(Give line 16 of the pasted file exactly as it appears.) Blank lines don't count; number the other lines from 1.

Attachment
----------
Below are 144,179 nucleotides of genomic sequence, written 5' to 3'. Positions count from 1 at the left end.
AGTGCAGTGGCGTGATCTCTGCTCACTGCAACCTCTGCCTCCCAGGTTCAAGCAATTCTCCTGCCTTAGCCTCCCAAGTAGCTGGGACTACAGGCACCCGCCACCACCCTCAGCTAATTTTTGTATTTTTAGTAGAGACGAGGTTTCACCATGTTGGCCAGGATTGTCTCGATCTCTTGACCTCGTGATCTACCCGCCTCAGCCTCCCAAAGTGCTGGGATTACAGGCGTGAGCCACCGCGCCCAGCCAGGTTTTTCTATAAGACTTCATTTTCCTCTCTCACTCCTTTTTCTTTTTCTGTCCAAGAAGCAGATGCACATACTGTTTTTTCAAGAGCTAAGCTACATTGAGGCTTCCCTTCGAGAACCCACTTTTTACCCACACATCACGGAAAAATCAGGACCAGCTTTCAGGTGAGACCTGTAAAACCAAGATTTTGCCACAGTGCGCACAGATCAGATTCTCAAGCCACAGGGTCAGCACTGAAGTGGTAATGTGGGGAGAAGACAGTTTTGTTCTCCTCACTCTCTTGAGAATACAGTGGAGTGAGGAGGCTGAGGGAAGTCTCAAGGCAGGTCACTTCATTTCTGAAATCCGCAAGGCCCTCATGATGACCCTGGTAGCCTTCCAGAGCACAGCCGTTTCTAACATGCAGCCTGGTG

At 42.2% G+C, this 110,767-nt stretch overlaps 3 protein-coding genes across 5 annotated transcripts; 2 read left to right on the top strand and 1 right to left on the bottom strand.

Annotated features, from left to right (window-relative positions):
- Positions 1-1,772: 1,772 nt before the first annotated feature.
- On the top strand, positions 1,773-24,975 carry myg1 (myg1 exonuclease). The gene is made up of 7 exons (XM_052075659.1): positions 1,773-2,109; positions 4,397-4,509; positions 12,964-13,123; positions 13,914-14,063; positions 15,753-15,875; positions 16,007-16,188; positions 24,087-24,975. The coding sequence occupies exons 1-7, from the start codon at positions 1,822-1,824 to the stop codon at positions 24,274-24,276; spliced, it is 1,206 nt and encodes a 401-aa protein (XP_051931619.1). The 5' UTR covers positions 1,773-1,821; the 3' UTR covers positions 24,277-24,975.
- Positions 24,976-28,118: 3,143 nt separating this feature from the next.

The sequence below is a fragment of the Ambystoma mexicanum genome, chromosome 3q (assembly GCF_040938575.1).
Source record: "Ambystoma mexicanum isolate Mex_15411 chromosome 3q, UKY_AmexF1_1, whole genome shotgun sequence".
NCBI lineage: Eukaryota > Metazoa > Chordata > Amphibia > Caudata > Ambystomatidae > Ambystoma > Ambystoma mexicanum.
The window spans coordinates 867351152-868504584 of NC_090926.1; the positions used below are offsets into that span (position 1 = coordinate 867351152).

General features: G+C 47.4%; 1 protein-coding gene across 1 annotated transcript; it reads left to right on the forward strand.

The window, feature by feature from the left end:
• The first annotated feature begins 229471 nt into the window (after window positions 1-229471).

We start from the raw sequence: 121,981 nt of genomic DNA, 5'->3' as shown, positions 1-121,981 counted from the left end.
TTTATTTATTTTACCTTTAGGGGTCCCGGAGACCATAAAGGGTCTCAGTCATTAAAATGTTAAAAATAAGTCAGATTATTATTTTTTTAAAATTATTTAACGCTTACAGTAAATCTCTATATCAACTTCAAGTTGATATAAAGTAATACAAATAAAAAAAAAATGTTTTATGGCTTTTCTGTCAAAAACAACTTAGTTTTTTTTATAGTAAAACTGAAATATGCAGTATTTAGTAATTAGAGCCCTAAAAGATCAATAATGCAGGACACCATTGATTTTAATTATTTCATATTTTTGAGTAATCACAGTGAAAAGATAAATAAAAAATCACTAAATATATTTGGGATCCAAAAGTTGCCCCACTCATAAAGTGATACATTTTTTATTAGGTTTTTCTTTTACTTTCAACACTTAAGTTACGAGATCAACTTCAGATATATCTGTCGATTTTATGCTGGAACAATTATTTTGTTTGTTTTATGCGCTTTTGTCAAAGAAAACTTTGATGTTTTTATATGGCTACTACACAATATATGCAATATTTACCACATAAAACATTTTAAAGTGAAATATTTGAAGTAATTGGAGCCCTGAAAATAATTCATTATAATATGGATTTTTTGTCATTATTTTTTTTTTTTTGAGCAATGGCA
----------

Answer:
TTTATTTATTTTACCTTTAGGGGTCCCGGAGACCATAAAGGGTCTCAGTCATTAAAATGTTAAAAATAAGTCAGATTATTATTTTTTTAAAATTATTTAACGCTTACAGTAAATCTCTATATCAACTTCAAGTTGATATAAAGTAATACAAATAAAAAAAAAATGTTTTATGGCTTTTCTGTCAAAAACAACTTAGTTTTTTTTATAGTAAAACTGAAATATGCAGTATTTAGTAATTAGAGCCCTAAAAGATCAATAATGCAGGACACCATTGATTTTAATTATTTCATATTTTTGAGTAATCACAGTGAAAAGATAAATAAAAAATCACTAAATATATTTGGGATCCAAAAGTTGCCCCACTCATAAAGTGATACATTTTTTATTAGGTTTTTCTTTTACTTTCAACACTTAAGTTACGAGATCAACTTCAGATATATCTGTCGATTTTATGCTGGAACAATTATTTTGTTTGTTTTATGCGCTTTTGTCAAAGAAAACTTTGATGTTTTTATATGGCTACTACACAATATATGCAATATTTACCACATAAAACATTTTAAAGTGAAATATTTGAAGTAATTGGAGCCCTGAAAATAATTCATTATAATATGGATTTTTTGTCATTATTTTTTTTTTTTTGAGCAATGGCA